The size of the engine will become insignificant in the future, because the engine will not be directly connected to the powertrain.
Capacitive storage of the engines energy production will allow you to store 1000 horsepower-seconds of energy, to be applied to the wheels as needed.
Make a mental graph of the real time power demands of your vehicle, then understand you must have a sustained power capability to climb steep grades.
Its not the oversized engines that are the real problem. It's running them all the time, and running them inefficiently almost all the time. The engines most important quality is its BFSC regardless of its size or power.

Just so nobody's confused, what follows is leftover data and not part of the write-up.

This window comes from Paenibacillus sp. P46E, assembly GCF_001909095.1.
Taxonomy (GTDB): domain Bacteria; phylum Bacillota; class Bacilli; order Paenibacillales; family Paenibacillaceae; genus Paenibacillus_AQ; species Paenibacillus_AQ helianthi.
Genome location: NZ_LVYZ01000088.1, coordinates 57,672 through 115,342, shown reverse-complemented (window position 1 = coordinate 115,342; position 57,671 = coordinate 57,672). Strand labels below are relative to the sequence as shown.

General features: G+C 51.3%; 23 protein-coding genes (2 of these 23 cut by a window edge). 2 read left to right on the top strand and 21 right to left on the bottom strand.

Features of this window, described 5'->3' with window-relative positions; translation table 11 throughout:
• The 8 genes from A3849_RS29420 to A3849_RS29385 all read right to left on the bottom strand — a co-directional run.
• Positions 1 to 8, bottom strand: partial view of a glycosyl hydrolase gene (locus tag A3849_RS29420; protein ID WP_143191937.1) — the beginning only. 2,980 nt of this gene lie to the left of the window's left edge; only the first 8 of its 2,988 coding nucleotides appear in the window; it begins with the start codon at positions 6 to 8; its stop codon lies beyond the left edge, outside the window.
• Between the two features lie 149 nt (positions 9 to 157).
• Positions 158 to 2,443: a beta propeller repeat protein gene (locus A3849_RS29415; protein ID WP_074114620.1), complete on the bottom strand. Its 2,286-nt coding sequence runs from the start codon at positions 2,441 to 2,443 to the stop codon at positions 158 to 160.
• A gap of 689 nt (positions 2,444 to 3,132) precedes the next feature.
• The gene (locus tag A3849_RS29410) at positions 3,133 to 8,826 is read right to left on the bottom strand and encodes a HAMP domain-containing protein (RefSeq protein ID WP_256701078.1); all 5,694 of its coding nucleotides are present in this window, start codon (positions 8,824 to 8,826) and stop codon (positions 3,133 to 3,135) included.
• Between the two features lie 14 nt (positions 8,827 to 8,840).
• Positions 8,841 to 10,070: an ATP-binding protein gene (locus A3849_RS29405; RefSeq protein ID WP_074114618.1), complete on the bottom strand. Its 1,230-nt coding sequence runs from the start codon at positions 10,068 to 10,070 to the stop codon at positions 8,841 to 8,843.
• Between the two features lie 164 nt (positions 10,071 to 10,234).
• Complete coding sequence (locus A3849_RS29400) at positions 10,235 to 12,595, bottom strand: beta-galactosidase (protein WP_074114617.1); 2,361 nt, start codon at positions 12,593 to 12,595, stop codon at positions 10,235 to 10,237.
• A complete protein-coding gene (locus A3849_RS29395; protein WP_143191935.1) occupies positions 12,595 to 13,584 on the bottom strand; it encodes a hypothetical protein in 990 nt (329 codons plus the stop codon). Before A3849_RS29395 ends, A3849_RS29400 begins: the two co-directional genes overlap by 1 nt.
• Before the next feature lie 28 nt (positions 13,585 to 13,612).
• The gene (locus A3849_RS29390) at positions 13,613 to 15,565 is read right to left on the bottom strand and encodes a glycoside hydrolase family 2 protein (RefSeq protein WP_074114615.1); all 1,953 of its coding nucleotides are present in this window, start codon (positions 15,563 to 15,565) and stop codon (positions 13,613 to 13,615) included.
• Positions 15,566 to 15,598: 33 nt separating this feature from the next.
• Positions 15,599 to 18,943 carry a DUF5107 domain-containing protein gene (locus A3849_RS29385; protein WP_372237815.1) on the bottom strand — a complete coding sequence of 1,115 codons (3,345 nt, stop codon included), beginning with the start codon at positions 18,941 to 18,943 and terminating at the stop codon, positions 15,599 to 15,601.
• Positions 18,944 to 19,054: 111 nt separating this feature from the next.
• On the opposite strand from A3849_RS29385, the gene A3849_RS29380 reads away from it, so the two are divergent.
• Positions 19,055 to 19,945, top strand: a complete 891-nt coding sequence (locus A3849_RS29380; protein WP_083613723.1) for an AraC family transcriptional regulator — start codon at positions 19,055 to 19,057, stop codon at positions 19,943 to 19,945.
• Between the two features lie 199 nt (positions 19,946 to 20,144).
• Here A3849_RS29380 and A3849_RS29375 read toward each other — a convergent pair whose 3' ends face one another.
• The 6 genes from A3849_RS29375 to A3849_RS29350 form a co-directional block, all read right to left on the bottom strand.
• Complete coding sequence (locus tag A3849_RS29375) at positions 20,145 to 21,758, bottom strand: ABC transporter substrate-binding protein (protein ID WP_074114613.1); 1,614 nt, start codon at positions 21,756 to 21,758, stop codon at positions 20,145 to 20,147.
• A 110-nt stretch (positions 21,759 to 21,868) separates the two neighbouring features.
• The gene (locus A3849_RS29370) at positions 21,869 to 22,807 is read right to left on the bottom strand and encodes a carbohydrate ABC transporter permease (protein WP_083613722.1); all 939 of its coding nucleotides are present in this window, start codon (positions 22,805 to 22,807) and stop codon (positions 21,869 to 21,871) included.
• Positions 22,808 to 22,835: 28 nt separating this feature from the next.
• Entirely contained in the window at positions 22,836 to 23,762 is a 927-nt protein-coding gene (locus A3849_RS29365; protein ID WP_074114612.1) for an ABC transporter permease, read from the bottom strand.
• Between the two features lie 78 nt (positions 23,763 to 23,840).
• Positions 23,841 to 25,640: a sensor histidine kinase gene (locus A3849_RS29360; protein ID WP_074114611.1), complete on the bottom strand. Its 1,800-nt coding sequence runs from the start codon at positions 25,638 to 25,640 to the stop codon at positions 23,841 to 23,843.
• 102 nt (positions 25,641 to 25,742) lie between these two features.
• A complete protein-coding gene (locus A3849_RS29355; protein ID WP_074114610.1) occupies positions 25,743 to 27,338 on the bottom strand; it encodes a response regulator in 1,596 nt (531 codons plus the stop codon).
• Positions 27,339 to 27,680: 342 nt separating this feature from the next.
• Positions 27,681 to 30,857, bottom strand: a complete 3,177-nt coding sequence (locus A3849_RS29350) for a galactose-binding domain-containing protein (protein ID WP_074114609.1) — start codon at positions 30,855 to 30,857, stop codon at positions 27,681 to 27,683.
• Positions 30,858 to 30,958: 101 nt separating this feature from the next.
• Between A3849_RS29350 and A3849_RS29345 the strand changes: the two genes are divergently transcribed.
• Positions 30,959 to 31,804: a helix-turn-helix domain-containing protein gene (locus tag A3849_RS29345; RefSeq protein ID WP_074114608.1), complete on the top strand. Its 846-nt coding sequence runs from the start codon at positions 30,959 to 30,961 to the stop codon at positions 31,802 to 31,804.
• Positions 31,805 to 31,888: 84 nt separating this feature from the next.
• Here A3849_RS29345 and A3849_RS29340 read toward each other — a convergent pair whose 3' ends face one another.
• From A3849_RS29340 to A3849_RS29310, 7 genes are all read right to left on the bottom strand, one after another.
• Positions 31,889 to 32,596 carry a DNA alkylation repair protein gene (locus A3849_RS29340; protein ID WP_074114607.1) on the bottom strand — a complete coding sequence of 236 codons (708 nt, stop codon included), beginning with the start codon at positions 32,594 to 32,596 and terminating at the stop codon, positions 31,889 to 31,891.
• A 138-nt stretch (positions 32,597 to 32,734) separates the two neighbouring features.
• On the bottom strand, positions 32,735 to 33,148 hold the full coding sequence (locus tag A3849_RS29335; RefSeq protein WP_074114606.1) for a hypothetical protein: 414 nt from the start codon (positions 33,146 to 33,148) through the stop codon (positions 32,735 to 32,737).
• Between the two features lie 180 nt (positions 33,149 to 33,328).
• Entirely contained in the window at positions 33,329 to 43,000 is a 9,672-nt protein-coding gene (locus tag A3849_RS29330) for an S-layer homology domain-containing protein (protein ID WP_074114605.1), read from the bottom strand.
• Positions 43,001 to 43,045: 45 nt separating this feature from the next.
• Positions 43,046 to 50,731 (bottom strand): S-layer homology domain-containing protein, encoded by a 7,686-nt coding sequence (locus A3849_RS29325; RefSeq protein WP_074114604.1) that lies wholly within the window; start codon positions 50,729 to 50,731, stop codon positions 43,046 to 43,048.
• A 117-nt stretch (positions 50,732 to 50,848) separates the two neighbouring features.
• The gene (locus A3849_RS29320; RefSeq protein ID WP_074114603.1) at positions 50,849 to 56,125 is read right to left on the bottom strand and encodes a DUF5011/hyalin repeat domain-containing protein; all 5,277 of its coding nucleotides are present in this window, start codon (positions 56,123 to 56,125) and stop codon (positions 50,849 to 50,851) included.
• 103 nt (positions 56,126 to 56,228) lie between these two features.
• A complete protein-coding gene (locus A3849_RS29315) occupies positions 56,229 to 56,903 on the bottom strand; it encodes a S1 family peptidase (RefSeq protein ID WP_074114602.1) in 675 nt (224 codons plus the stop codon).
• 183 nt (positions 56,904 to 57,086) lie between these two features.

The failure in current designs is the belief that you need to use the engine to drive the car, which costs you 50% of it's potential efficiency.
actually it seems several people are. Adding weight will ALWAYS hurt fuel economy some, but if you are improving other variables more then the weight increase contributes to fuel economy, then yes, you will have a net increase in gas mileage.
If you could add weight to increase fuel mileage, everyone would be placing concrete blocks in their car year round.
Also I believe basjoos car did gain much if any weight, he chopped off some significant metal, removed glass, and replaced it with aluminum, lexan and I think abs plastic, which is probably considerbly lighter.
For what it's worth, my drives with the wife and child on board are consistently about 5 mpg lower than when I'm solo. Low 60's solo, high 50's with them.
My MPG always goes down with passengers. I usually don't hypermile as well because then I have to constantly explain why I just shut the engine off, why I just shifted into Neutral, why did I just downshift in an automatic, why am I driving so slow...